– Shivani Chaturvedi (Chennai)
The AIADMK-led state government has bit the bullet and reopened in-campus classes in higher education institutions (HEIs) on December 7. The reopening order issued under the Disaster Management Act, 2005, is restricted to final-year undergraduate students of arts and science, engineering, agriculture, fisheries and veterinary colleges and universities statewide. It’s also applicable to students in undergraduate and postgraduate medical and paramedical courses. The government has also given the green light to reopen hostels for final-year students of these collegiate programmes.
However, the state’s 37 universities, 552 engineering colleges, 449 polytechnics, 566 arts and science colleges and 50 medical colleges, which partially reopened after nearly eight months of lockdown because of fear of the Covid-19 pandemic, which has infected 793,000 citizens and killed 11,822 statewide (December 7), are experiencing thin student attendance.
Although somewhat disappointed by this tepid response, college administrators and faculty are not crestfallen. “The longevity of the pandemic is not yet clear. So, until the anti-Covid vaccine comes into the market, parents and students are hesitant about in-campus classes. Therefore, it’s best that final year students who need to complete their projects and interact with faculty should have the option to come to campus. Rather than students being forced to attend, it’s better that colleges resume classes in a phased manner. Meanwhile, we are adhering to prescribed protocols to safeguard the health and safety of students who come to the campus. For now, we are restricting campus visits to final-year students so they can complete their education and be prepared for employment,” says Prabhakaran Gopalakrishnan, principal of KCG College of Technology, which has 2,000 students and 250 teaching and non-teaching staff on its muster rolls.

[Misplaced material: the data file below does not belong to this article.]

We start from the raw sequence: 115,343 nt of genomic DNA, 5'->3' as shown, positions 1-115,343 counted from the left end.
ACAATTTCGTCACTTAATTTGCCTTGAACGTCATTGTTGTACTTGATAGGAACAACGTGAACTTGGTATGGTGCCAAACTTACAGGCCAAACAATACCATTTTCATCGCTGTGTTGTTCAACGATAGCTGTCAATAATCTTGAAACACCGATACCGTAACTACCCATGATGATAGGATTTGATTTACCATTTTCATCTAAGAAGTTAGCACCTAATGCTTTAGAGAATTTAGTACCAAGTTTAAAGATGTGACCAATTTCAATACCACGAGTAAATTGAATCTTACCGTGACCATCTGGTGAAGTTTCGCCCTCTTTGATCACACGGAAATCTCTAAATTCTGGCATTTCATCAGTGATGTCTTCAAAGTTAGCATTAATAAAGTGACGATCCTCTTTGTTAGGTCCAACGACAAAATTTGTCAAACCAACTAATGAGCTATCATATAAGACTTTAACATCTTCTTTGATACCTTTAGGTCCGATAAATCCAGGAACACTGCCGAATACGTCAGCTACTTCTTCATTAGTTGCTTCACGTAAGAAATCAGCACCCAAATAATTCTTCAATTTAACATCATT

Meanwhile, semester examinations are being planned for mid-December and the general expectation is that with Covid-19 infection and fatalities reducing daily and mass vaccination around the corner, final year students will be sufficiently prepared to write their final exams in April-May as per the usual calendar before the legislative assembly election scheduled for early May.
The leadership of the ruling AIADMK party which will fight the forthcoming assembly election in alliance with the BJP, which is making a huge comeback in peninsular India, is confident that its optional college attendance policy will win it the state’s not inconsiderable youth vote, as it has warily treaded middle ground on this issue.
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